* A. The National Forest Management Act
Recognizing the "vital importance of America's renewable resources" and noting the "highly complex" issues raised by the management of the national forests, Congress enacted the National Forest Management Act of 1976, Pub. L. No. 94-588, 90 Stat. 2949 (codified at 16 U.S.C. 1600 et seq.) ("NFMA"). The Act stated a "[c]ongressional policy of multiple use sustained yield management," 16 U.S.C. 1601(d), and provided for the "development and maintenance of land management plans for use on units of the National Forest System," 1604(b). Specifically, NFMA requires that land and resource management plans "provide for multiple use and sustained yield of the products and services obtained" from national forest land and "in particular, include coordination of outdoor recreation, range, timber, watershed, wildlife and fish, and wilderness." 1604(e)(1).1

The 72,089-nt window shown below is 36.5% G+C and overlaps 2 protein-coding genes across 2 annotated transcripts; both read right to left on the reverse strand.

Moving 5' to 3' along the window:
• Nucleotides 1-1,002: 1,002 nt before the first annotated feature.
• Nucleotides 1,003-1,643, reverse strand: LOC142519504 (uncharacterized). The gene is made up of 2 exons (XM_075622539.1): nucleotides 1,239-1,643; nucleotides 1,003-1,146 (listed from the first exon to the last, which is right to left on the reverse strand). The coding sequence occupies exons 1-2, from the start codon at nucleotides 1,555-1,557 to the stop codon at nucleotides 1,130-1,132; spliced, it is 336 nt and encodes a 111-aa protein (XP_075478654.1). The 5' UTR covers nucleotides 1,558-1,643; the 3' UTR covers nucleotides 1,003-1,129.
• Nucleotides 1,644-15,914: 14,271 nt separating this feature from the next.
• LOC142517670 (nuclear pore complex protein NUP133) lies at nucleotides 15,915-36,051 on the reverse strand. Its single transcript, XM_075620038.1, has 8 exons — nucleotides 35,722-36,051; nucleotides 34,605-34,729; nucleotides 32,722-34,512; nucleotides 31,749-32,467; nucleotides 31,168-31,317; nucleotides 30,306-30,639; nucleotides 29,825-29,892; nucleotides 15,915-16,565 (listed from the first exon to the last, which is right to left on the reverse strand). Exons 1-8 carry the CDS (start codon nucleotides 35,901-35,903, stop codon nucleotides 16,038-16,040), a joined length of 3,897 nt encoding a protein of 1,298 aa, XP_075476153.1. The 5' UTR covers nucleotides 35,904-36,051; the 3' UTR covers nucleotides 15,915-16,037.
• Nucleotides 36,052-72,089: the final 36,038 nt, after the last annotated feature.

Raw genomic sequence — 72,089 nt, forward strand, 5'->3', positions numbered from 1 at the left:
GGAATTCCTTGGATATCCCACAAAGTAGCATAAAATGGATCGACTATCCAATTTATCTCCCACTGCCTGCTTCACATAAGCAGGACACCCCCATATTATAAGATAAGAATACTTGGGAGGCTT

1. Forest Planning